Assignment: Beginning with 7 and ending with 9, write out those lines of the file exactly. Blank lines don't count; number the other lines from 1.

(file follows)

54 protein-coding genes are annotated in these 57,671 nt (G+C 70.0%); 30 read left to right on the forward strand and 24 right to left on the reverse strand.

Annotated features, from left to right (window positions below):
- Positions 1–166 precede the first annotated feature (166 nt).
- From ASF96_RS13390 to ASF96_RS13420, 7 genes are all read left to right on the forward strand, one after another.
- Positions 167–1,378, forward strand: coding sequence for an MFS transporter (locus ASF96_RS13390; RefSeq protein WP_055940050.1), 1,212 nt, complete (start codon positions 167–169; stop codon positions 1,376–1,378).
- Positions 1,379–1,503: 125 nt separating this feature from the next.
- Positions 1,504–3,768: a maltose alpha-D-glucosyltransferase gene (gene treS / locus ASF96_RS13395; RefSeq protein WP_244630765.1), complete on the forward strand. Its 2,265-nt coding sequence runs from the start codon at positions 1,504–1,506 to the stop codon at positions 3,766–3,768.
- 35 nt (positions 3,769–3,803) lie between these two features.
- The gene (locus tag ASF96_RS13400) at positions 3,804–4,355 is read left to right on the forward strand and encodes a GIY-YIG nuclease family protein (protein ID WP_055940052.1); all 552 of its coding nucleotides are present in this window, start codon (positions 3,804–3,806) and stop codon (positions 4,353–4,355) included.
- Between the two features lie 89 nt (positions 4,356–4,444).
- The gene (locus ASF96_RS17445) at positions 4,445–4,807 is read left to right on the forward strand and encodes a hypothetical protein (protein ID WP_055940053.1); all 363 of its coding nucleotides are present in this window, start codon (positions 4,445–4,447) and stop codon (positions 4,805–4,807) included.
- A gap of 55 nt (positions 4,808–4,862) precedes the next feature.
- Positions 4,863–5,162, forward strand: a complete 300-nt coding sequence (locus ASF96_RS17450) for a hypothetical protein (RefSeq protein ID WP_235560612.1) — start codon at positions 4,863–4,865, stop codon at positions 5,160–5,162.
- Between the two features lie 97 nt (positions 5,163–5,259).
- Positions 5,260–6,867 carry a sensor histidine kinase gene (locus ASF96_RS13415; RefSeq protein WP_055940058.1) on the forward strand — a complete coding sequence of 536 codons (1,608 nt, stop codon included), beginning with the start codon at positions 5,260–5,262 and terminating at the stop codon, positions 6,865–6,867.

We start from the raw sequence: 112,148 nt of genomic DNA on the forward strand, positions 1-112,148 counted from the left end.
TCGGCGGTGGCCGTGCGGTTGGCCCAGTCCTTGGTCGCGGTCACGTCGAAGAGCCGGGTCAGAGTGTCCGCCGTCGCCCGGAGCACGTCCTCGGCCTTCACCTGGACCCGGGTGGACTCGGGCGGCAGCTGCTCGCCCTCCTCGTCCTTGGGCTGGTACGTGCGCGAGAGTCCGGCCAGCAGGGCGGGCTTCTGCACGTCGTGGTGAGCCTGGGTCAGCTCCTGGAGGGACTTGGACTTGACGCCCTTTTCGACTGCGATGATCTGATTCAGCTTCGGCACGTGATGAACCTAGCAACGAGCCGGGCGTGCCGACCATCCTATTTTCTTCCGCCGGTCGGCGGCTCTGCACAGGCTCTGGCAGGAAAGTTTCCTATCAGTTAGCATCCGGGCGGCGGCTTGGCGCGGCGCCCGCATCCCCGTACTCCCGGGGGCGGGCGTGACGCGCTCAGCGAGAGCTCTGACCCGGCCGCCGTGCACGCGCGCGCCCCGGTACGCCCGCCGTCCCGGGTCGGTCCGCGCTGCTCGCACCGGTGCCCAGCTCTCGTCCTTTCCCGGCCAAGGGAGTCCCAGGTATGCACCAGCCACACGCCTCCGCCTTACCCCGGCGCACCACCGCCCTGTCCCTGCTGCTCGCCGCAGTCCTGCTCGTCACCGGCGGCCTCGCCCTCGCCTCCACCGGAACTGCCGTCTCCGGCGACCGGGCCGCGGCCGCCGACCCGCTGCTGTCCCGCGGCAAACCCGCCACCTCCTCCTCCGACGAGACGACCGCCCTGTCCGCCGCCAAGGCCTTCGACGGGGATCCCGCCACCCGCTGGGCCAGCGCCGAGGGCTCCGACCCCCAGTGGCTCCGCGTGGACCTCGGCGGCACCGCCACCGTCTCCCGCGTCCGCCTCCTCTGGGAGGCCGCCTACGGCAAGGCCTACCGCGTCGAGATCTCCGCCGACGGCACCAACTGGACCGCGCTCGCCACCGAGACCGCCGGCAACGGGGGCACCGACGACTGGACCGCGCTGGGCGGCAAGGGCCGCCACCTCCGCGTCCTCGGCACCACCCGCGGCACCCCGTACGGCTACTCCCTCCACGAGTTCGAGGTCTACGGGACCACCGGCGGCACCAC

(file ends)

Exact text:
- Positions 1,504–3,768: a maltose alpha-D-glucosyltransferase gene (gene treS / locus ASF96_RS13395; RefSeq protein WP_244630765.1), complete on the forward strand. Its 2,265-nt coding sequence runs from the start codon at positions 1,504–1,506 to the stop codon at positions 3,766–3,768.
- 35 nt (positions 3,769–3,803) lie between these two features.
- The gene (locus tag ASF96_RS13400) at positions 3,804–4,355 is read left to right on the forward strand and encodes a GIY-YIG nuclease family protein (protein ID WP_055940052.1); all 552 of its coding nucleotides are present in this window, start codon (positions 3,804–3,806) and stop codon (positions 4,353–4,355) included.